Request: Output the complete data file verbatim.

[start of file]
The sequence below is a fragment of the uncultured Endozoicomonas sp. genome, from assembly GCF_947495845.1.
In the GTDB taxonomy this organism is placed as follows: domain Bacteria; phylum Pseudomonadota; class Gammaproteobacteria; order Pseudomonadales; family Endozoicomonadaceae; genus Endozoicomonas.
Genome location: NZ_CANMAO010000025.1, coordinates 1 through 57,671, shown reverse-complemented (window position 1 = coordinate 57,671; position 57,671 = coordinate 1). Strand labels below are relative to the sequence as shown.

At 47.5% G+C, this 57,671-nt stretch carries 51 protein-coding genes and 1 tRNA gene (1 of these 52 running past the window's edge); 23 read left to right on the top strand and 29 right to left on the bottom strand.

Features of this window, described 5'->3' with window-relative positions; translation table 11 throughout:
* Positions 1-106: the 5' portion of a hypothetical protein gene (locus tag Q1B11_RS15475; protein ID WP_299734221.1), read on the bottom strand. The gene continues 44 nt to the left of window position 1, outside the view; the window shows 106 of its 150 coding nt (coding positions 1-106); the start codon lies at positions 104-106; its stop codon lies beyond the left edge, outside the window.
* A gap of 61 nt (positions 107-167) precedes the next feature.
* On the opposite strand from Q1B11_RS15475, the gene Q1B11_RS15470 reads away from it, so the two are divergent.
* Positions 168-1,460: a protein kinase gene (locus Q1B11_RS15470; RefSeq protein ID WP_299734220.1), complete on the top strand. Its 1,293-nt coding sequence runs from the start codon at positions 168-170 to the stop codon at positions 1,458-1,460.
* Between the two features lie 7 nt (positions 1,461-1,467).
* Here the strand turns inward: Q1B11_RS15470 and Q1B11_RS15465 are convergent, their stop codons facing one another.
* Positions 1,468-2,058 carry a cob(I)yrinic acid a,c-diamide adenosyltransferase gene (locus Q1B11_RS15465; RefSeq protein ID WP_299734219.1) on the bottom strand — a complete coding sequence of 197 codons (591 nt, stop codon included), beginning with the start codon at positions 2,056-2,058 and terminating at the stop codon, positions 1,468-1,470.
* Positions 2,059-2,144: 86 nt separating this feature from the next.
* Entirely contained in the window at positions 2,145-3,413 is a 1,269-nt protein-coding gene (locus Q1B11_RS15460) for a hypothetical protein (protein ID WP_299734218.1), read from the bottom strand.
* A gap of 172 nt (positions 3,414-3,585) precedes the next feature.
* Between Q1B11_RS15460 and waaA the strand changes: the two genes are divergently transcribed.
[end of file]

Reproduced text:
The sequence below is a fragment of the uncultured Endozoicomonas sp. genome, from assembly GCF_947495845.1.
In the GTDB taxonomy this organism is placed as follows: domain Bacteria; phylum Pseudomonadota; class Gammaproteobacteria; order Pseudomonadales; family Endozoicomonadaceae; genus Endozoicomonas.
Genome location: NZ_CANMAO010000025.1, coordinates 1 through 57,671, shown reverse-complemented (window position 1 = coordinate 57,671; position 57,671 = coordinate 1). Strand labels below are relative to the sequence as shown.

At 47.5% G+C, this 57,671-nt stretch carries 51 protein-coding genes and 1 tRNA gene (1 of these 52 running past the window's edge); 23 read left to right on the top strand and 29 right to left on the bottom strand.

Features of this window, described 5'->3' with window-relative positions; translation table 11 throughout:
* Positions 1-106: the 5' portion of a hypothetical protein gene (locus tag Q1B11_RS15475; protein ID WP_299734221.1), read on the bottom strand. The gene continues 44 nt to the left of window position 1, outside the view; the window shows 106 of its 150 coding nt (coding positions 1-106); the start codon lies at positions 104-106; its stop codon lies beyond the left edge, outside the window.
* A gap of 61 nt (positions 107-167) precedes the next feature.
* On the opposite strand from Q1B11_RS15475, the gene Q1B11_RS15470 reads away from it, so the two are divergent.
* Positions 168-1,460: a protein kinase gene (locus Q1B11_RS15470; RefSeq protein ID WP_299734220.1), complete on the top strand. Its 1,293-nt coding sequence runs from the start codon at positions 168-170 to the stop codon at positions 1,458-1,460.
* Between the two features lie 7 nt (positions 1,461-1,467).
* Here the strand turns inward: Q1B11_RS15470 and Q1B11_RS15465 are convergent, their stop codons facing one another.
* Positions 1,468-2,058 carry a cob(I)yrinic acid a,c-diamide adenosyltransferase gene (locus Q1B11_RS15465; RefSeq protein ID WP_299734219.1) on the bottom strand — a complete coding sequence of 197 codons (591 nt, stop codon included), beginning with the start codon at positions 2,056-2,058 and terminating at the stop codon, positions 1,468-1,470.
* Positions 2,059-2,144: 86 nt separating this feature from the next.
* Entirely contained in the window at positions 2,145-3,413 is a 1,269-nt protein-coding gene (locus Q1B11_RS15460) for a hypothetical protein (protein ID WP_299734218.1), read from the bottom strand.
* A gap of 172 nt (positions 3,414-3,585) precedes the next feature.
* Between Q1B11_RS15460 and waaA the strand changes: the two genes are divergently transcribed.